| Sports |

The Definitive Ranking of the Miami Heat's Alternate Jerseys

Courtesy of the Miami Heat / NBA.com
Keep New Times Free
I Support
  • Local
  • Community
  • Journalism
  • logo

Support the independent voice of Miami and help keep the future of New Times free.

The Miami Heat is most famously known for two things: culture and championships. If we had to pick a third thing, alternate jerseys might be it.

For years, the Heat has widely been crowned the unanimous alternate-jersey champions of the basketball world. Then 2020 happened, and it all went to shit.

The current rainbow version of the Miami Heat's iconic Vice jersey is, well, not our favorite. It's actually a bit embarrassing, to be honest.

Seeing as how awful the current version is, we decided to compile a list of all of the Heat's previous iterations to cheer us up. Agree to disagree if the current version is anywhere but last on your list.

11. Vice Versa. Hey Siri, how can I completely ruin something that is perfect? The Vice Versa is what happens when greed and a shortened offseason get drunk and make a baby. The Heat will never top these hideous jerseys. The only thing worse than the shirts is the court the Heat plays on when wearing them. Unfortunately, these will live on for years in gyms and on beaches across South Florida.

10. The 2015 Legacy jerseys. You probably don't remember these alternate jerseys. In fact, you probably don't remember much about the 2015 season. It's probably better that way.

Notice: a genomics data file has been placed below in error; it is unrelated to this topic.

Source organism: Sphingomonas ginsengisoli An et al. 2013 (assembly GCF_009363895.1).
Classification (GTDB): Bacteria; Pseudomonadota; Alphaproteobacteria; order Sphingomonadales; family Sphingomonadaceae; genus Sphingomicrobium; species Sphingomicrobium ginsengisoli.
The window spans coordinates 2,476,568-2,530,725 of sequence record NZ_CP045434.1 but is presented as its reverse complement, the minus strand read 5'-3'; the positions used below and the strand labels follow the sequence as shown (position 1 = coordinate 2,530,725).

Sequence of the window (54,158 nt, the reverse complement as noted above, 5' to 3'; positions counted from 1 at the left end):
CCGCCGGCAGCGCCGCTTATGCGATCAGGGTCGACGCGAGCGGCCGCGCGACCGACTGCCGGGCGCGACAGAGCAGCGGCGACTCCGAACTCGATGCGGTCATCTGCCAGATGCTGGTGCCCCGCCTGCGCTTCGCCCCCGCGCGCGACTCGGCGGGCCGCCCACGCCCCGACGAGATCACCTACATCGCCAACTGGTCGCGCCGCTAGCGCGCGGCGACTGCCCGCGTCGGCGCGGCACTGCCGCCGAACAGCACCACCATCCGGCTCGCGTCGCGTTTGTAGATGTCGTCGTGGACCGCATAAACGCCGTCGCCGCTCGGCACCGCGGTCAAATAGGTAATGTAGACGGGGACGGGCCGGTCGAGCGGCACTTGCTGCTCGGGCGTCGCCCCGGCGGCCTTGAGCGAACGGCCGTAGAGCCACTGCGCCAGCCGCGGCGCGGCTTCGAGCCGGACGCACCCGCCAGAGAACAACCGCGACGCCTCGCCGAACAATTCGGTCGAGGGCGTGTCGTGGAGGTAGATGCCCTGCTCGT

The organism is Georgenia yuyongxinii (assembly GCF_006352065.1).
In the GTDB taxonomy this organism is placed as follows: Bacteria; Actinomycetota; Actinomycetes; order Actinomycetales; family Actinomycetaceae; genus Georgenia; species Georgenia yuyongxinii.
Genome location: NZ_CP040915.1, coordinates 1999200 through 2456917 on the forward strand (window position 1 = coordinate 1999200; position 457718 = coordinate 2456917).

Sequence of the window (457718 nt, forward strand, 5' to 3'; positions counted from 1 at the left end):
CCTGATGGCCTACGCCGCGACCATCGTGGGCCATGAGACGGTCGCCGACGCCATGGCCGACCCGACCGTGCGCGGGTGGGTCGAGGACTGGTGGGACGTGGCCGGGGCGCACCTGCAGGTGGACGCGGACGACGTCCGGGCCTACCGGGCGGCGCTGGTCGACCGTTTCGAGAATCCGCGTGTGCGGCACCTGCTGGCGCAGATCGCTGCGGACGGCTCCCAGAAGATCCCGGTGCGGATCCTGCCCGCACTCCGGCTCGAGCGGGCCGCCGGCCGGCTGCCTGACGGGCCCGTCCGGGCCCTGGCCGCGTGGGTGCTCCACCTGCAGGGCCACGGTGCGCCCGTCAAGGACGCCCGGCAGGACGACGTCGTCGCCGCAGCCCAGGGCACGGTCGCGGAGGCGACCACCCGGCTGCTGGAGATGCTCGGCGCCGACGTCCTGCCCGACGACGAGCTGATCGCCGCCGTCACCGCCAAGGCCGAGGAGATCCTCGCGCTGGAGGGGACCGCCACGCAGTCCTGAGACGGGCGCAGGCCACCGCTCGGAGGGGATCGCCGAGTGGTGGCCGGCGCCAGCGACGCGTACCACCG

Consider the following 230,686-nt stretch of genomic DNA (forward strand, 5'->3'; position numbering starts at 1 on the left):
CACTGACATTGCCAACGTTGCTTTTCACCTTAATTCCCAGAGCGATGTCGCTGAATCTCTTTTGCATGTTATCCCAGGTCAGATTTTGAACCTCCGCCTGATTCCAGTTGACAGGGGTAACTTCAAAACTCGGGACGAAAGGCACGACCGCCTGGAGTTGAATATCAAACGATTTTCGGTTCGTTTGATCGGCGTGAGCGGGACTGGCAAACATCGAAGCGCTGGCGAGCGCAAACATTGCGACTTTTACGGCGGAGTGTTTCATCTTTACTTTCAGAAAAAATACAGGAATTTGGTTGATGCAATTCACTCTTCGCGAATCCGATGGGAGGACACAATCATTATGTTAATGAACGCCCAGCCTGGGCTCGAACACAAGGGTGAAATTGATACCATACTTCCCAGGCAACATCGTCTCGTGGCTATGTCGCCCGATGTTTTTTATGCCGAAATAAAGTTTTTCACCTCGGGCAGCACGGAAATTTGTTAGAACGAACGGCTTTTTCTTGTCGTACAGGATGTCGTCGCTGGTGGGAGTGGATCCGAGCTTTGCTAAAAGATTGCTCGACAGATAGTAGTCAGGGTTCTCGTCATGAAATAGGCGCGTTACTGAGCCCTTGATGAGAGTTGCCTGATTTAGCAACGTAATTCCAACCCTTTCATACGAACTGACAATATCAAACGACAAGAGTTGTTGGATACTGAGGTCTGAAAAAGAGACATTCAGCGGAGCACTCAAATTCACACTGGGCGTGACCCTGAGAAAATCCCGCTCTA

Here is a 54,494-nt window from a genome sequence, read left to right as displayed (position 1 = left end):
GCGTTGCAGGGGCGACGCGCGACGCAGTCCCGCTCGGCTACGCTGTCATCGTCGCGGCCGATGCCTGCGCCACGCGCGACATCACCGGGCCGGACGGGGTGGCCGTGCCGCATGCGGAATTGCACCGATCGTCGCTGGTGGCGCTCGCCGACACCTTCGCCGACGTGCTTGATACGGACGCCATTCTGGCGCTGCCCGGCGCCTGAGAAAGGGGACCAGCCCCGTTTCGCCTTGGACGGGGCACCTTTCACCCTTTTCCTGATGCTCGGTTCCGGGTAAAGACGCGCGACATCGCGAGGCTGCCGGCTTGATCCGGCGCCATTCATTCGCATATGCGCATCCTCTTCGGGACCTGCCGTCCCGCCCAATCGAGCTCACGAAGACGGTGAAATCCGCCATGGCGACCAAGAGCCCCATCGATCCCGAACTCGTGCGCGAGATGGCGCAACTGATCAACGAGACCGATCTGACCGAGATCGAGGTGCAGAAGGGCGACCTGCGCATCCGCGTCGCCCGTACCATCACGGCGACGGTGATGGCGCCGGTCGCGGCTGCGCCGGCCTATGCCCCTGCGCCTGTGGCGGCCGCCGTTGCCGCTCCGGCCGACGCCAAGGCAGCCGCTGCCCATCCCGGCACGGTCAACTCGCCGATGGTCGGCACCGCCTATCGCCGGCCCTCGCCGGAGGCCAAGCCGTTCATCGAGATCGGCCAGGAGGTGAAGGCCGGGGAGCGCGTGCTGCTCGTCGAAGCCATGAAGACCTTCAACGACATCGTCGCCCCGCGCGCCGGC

If mailing it in on a Friday afternoon at work was a jersey, this would be it. The people in the Heat's design lab must have spent countless seconds working on this one.

9. The 2013 sleeved logo jerseys. These alternate jerseys are best remembered for being worn on Christmas Day when LeBron James and Dwyane Wade put on an absolute highlight show. What people forget is that LeBron hated them with such a passion that when he played in a similar jersey in Cleveland the next season, he ripped the sleeves off midgame.

To be fair, these are the jerseys that look best on us. Us, as in you and me. Because they have sleeves, and we're gross nonathletic people with body hair. So they have that going for them.

8. The "nickname" jerseys. Back in 2014, the NBA tried to hop on a new trend that was basically just allowing players to put a nickname on the back of their jerseys instead of their name, as long as it wasn't too crazy. Predictably, it was a boring flop and was never spoken of again.

A good example of the failure of the nickname jersey was Dwyane Wade going with "D.Wade." Yeah, pretty shocking these didn't create more hype on LinkedIn.

7. Heat Strong. The Heat's 2015 alternate uniforms were a tribute to those who have served our country in the military. The idea behind them is great, but the look of these is just...all right. Something about them feels very G.I. Joe.

These jerseys get points for being unique and memorable. If you see someone wearing this jersey today, you know exactly which jersey it is and what it represents.

6. The Floridian jerseys. A throwback to the Miami Floridians, a team that played from 1968 to 1972 in the American Basketball Association, these Heat throwbacks have made a few appearances over the years. They're like the Vice series, pre-Vice. Once these got a good reception, all hell broke loose for Heat alternate jerseys.